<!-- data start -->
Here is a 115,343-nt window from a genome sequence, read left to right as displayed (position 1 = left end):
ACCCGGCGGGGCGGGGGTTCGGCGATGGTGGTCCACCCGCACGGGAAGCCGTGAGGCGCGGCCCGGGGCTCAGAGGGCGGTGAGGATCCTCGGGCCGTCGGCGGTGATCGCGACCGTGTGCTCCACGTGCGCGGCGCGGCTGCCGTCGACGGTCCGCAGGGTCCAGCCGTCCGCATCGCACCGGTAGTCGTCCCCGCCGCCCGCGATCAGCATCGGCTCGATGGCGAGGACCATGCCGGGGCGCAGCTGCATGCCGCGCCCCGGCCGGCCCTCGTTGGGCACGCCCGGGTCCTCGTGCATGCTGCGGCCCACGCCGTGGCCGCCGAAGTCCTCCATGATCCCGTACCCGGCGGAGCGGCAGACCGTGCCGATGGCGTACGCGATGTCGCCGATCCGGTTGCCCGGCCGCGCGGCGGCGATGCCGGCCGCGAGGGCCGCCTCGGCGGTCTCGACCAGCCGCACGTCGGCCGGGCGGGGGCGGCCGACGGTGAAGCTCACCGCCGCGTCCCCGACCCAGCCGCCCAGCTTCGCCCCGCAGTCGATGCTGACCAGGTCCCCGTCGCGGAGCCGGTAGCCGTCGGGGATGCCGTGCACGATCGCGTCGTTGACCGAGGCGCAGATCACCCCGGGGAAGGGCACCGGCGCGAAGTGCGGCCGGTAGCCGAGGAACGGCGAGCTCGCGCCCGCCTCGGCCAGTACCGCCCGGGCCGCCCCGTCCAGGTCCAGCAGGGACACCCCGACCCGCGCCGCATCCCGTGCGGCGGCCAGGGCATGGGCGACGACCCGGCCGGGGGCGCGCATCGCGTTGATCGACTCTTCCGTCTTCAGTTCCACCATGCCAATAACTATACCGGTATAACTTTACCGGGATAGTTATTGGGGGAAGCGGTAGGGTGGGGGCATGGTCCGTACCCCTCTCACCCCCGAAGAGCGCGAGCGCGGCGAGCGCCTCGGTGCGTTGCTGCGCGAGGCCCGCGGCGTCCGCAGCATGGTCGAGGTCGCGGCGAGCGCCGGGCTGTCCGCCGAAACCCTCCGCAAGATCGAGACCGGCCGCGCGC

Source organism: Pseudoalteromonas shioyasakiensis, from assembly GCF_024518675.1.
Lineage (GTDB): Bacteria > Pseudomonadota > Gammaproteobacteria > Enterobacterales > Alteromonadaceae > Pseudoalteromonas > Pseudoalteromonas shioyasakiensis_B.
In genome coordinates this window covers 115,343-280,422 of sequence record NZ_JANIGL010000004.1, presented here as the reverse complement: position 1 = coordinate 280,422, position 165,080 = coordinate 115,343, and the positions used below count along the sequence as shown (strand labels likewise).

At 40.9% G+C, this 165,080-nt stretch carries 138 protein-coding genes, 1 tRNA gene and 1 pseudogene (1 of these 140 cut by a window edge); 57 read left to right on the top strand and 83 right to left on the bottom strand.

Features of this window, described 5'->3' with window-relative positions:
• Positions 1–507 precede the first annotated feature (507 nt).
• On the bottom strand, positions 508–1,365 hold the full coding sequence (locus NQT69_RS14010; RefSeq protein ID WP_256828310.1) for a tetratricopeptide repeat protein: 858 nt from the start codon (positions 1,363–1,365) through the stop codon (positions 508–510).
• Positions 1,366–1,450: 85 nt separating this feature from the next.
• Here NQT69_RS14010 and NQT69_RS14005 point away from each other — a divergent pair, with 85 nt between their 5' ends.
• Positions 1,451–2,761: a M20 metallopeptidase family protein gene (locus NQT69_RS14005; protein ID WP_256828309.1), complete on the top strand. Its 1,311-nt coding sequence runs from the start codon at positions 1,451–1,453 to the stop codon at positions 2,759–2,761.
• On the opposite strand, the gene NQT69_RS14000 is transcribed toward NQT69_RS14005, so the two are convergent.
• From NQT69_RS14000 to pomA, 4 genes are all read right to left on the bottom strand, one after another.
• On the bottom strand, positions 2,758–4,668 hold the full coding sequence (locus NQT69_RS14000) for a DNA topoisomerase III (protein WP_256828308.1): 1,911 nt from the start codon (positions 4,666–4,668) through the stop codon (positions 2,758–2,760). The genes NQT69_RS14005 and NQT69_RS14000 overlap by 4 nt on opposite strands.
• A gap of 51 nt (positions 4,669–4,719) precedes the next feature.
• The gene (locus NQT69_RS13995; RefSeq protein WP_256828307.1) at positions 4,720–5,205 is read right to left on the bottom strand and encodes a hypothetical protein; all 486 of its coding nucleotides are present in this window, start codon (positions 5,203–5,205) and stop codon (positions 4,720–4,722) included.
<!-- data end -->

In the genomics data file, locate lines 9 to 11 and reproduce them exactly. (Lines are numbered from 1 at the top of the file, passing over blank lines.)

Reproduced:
• On the bottom strand, positions 508–1,365 hold the full coding sequence (locus NQT69_RS14010; RefSeq protein ID WP_256828310.1) for a tetratricopeptide repeat protein: 858 nt from the start codon (positions 1,363–1,365) through the stop codon (positions 508–510).
• Positions 1,366–1,450: 85 nt separating this feature from the next.
• Here NQT69_RS14010 and NQT69_RS14005 point away from each other — a divergent pair, with 85 nt between their 5' ends.